The Adder is a rather short and stocky snake, the females reaching up to 75cm in length and the males up to 60cm. Most individuals show a clear wide zig-zag pattern along their back and a 'V' or 'X' marking on their head. The two sexes are very different in colour. Females are usually sandy or pinky-brown in colour, with a dark tan zig-zag. Males are usually light grey or cream with a jet black zig-zag (see photograph). Both sexes show the characteristic red eye and a vertical black pupil.
Adders are mostly predated on by birds including birds of prey and some members of the crow family. Other predators include Smooth Snakes, Badgers and Foxes. It has been shown that many would-be predators recognize the classic Adder zig-zag markings and avoid the snakes.
The Adder is thought to be in decline within Britain and concerns over its status have prompted conservation action. Adders are protected under the Wildlife and Countryside Act 1981 and may not be killed, injured or traded in any way.
The Adder is the most northerly member of the viper family and is found throughout much of Britain, but not Ireland. Open sunny sites within woodland, moorland, heathland grassland are used, where the snakes can catch and feed on rodents and lizards. After emerging from hibernation in early spring, Adders will spend a number of days (or weeks) basking on and off. It is at this time that they are at their most approachable. A number of individuals will often overwinter together, the chosen sites often within a rootball or an embankment. They then disperse for the summer, using their camouflage markings and shy nature to blend in with their habitat.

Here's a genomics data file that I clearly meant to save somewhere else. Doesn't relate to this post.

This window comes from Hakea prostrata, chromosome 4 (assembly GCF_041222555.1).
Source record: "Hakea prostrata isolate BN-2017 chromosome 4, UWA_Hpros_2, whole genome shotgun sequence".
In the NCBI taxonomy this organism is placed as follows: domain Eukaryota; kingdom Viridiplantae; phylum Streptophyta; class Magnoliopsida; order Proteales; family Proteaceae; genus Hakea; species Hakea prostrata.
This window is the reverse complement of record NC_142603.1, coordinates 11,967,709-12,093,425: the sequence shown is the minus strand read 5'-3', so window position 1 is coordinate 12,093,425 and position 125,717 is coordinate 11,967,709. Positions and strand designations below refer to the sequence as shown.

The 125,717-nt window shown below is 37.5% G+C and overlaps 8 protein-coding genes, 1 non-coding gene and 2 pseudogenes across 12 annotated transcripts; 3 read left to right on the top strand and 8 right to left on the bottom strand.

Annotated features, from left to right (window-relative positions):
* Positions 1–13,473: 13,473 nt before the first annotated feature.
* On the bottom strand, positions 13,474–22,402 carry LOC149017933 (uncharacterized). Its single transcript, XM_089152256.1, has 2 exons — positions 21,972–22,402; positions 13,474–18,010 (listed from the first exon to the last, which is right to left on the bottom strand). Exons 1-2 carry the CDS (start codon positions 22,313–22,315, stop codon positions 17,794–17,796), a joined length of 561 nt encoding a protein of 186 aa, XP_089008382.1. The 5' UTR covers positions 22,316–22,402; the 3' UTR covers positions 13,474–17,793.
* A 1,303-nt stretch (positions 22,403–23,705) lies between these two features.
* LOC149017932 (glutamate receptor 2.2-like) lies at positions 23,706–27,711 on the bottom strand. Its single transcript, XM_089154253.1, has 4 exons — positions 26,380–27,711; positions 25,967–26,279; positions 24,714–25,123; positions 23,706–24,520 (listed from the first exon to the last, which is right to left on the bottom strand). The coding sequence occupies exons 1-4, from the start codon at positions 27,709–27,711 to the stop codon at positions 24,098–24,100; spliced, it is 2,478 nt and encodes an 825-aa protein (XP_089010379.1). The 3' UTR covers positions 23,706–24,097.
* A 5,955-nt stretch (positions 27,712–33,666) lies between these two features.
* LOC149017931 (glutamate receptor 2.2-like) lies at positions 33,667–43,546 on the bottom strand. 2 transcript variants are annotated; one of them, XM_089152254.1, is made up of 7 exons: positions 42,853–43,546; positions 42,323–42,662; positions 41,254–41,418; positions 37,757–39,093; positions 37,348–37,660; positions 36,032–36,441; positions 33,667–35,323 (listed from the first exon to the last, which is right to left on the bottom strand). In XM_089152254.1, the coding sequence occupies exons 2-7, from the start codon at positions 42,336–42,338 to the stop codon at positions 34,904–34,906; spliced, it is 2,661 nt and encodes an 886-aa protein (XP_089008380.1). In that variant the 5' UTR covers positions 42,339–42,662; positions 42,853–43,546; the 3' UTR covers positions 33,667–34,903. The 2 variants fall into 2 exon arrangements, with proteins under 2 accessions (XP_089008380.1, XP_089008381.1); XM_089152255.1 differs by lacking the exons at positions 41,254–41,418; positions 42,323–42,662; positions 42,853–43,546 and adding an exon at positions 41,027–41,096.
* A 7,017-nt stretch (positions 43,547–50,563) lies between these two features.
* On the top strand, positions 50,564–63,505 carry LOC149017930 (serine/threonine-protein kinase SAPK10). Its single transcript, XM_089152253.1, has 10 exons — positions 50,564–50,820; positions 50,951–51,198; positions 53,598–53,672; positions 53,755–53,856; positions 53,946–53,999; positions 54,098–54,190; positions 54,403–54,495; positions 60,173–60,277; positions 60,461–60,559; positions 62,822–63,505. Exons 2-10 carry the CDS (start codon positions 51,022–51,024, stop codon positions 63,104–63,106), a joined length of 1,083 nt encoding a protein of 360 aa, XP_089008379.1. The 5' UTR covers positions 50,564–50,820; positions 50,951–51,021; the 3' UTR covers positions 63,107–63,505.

The Adder's breeding season starts in April/May and then the young emerge in August/September. Unlike most snakes, female Adders do not lay eggs but give birth to live young.
BirdTrack migration blog (end of October to mid November)
Even as we reach the beginning of November, autumn migration is still very evident. Birds continue to arrive in the UK from more northerly regions to spend the next few months here in our warmer winters, before...